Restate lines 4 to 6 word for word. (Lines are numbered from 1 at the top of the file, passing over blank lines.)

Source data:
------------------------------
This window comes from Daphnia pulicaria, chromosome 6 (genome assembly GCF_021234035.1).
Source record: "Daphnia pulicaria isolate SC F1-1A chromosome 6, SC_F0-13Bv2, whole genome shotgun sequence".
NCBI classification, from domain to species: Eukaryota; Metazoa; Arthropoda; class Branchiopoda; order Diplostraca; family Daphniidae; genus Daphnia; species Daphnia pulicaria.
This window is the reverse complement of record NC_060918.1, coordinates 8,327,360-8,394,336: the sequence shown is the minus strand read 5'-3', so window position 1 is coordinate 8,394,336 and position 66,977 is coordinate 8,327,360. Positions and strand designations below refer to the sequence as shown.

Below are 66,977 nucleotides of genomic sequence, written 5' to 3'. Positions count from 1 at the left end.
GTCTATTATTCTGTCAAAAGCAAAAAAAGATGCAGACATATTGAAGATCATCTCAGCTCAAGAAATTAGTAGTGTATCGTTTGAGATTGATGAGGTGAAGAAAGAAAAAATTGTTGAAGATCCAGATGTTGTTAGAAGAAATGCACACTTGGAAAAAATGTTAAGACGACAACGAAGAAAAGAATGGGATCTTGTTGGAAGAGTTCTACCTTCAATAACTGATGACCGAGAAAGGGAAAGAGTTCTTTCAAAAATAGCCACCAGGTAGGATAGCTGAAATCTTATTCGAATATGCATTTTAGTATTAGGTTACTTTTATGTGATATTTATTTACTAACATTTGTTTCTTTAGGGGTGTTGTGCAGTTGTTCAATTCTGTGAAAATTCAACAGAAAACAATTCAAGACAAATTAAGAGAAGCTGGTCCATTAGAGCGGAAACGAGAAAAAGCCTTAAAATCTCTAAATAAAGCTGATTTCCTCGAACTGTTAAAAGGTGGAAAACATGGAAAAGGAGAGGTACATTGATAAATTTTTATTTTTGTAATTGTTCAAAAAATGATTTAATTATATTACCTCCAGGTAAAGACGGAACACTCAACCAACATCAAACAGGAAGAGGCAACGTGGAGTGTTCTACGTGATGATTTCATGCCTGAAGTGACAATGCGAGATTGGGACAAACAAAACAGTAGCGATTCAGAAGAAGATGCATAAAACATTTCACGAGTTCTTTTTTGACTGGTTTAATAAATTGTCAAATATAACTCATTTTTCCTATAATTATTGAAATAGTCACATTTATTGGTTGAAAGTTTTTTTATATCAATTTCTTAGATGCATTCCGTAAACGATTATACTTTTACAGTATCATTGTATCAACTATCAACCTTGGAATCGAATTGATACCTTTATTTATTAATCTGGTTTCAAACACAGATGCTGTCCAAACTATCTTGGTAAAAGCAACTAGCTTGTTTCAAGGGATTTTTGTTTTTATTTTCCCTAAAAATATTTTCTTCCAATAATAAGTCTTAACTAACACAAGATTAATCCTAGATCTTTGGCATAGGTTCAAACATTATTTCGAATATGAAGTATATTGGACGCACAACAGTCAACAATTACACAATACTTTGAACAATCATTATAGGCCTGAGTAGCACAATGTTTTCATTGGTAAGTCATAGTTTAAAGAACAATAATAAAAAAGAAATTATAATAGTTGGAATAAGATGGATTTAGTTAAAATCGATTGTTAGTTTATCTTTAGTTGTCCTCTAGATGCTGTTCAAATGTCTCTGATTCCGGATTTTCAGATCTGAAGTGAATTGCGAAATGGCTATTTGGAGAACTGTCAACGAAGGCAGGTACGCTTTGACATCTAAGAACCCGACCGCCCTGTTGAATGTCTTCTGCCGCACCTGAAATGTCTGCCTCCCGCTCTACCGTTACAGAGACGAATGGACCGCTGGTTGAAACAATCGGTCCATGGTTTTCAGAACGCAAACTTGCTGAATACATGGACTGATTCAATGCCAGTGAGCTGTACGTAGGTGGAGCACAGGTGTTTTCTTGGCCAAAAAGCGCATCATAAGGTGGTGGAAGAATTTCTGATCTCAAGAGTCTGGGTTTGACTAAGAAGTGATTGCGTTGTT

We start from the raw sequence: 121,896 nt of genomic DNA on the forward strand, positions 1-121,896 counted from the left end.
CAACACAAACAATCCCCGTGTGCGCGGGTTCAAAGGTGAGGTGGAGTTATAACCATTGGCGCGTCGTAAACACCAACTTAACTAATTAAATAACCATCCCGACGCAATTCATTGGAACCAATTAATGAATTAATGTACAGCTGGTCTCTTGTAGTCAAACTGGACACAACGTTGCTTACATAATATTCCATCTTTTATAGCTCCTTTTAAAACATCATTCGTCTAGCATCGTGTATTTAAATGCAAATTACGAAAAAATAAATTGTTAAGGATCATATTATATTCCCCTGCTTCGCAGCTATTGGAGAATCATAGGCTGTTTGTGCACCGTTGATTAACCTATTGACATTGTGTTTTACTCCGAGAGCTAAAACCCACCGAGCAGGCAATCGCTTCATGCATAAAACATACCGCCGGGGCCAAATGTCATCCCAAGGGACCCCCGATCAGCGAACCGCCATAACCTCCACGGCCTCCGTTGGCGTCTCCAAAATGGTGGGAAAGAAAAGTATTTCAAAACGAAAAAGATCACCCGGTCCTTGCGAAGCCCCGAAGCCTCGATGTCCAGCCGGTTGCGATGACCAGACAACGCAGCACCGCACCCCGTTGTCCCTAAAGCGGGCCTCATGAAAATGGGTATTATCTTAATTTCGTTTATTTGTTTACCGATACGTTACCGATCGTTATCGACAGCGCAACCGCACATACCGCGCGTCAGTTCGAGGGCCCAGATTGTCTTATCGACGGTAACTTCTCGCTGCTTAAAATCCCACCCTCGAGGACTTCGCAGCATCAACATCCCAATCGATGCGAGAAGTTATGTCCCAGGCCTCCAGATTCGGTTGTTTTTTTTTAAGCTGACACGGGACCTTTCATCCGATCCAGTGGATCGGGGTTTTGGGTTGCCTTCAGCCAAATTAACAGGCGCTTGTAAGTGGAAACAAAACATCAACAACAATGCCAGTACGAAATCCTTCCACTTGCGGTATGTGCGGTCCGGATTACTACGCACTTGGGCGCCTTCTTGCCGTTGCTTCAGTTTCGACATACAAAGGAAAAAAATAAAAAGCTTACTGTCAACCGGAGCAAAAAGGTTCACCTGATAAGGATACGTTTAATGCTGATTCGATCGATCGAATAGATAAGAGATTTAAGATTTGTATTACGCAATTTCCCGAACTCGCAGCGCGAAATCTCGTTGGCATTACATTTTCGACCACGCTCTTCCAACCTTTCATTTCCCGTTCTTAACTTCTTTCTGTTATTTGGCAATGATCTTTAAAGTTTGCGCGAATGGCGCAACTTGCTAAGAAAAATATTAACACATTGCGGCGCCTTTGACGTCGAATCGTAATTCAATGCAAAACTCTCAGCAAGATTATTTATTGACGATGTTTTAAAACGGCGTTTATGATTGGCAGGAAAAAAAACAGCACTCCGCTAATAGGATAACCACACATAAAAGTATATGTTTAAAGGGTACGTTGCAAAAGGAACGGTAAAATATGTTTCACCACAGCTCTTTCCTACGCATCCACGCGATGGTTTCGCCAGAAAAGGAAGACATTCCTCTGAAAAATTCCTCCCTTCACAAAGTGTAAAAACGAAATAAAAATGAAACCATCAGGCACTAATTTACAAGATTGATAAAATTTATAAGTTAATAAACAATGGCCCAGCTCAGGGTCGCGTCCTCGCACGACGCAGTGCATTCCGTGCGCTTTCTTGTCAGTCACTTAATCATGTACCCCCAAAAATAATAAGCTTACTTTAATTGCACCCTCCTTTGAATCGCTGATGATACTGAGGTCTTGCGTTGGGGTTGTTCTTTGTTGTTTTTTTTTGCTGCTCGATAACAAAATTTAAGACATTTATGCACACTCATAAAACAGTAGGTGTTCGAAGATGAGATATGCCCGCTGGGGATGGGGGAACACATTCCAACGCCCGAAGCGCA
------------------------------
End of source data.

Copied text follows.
This window is the reverse complement of record NC_060918.1, coordinates 8,327,360-8,394,336: the sequence shown is the minus strand read 5'-3', so window position 1 is coordinate 8,394,336 and position 66,977 is coordinate 8,327,360. Positions and strand designations below refer to the sequence as shown.

Below are 66,977 nucleotides of genomic sequence, written 5' to 3'. Positions count from 1 at the left end.
GTCTATTATTCTGTCAAAAGCAAAAAAAGATGCAGACATATTGAAGATCATCTCAGCTCAAGAAATTAGTAGTGTATCGTTTGAGATTGATGAGGTGAAGAAAGAAAAAATTGTTGAAGATCCAGATGTTGTTAGAAGAAATGCACACTTGGAAAAAATGTTAAGACGACAACGAAGAAAAGAATGGGATCTTGTTGGAAGAGTTCTACCTTCAATAACTGATGACCGAGAAAGGGAAAGAGTTCTTTCAAAAATAGCCACCAGGTAGGATAGCTGAAATCTTATTCGAATATGCATTTTAGTATTAGGTTACTTTTATGTGATATTTATTTACTAACATTTGTTTCTTTAGGGGTGTTGTGCAGTTGTTCAATTCTGTGAAAATTCAACAGAAAACAATTCAAGACAAATTAAGAGAAGCTGGTCCATTAGAGCGGAAACGAGAAAAAGCCTTAAAATCTCTAAATAAAGCTGATTTCCTCGAACTGTTAAAAGGTGGAAAACATGGAAAAGGAGAGGTACATTGATAAATTTTTATTTTTGTAATTGTTCAAAAAATGATTTAATTATATTACCTCCAGGTAAAGACGGAACACTCAACCAACATCAAACAGGAAGAGGCAACGTGGAGTGTTCTACGTGATGATTTCATGCCTGAAGTGACAATGCGAGATTGGGACAAACAAAACAGTAGCGATTCAGAAGAAGATGCATAAAACATTTCACGAGTTCTTTTTTGACTGGTTTAATAAATTGTCAAATATAACTCATTTTTCCTATAATTATTGAAATAGTCACATTTATTGGTTGAAAGTTTTTTTATATCAATTTCTTAGATGCATTCCGTAAACGATTATACTTTTACAGTATCATTGTATCAACTATCAACCTTGGAATCGAATTGATACCTTTATTTATTAATCTGGTTTCAAACACAGATGCTGTCCAAACTATCTTGGTAAAAGCAACTAGCTTGTTTCAAGGGATTTTTGTTTTTATTTTCCCTAAAAATATTTTCTTCCAATAATAAGTCTTAACTAACACAAGATTAATCCTAGATCTTTGGCATAGGTTCAAACATTATTTCGAATATGAAGTATATTGGACGCACAACAGTCAACAATTACACAATACTTTGAACAATCATTATAGGCCTGAGTAGCACAATGTTTTCATTGGTAAGTCATAGTTTAAAGAACAATAATAAAAAAGAAATTATAATAGTTGGAATAAGATGGATTTAGTTAAAATCGATTGTTAGTTTATCTTTAGTTGTCCTCTAGATGCTGTTCAAATGTCTCTGATTCCGGATTTTCAGATCTGAAGTGAATTGCGAAATGGCTATTTGGAGAACTGTCAACGAAGGCAGGTACGCTTTGACATCTAAGAACCCGACCGCCCTGTTGAATGTCTTCTGCCGCACCTGAAATGTCTGCCTCCCGCTCTACCGTTACAGAGACGAATGGACCGCTGGTTGAAACAATCGGTCCATGGTTTTCAGAACGCAAACTTGCTGAATACATGGACTGATTCAATGCCAGTGAGCTGTACGTAGGTGGAGCACAGGTGTTTTCTTGGCCAAAAAGCGCATCATAAGGTGGTGGAAGAATTTCTGATCTCAAGAGTCTGGGTTTGACTAAGAAGTGATTGCGTTGTT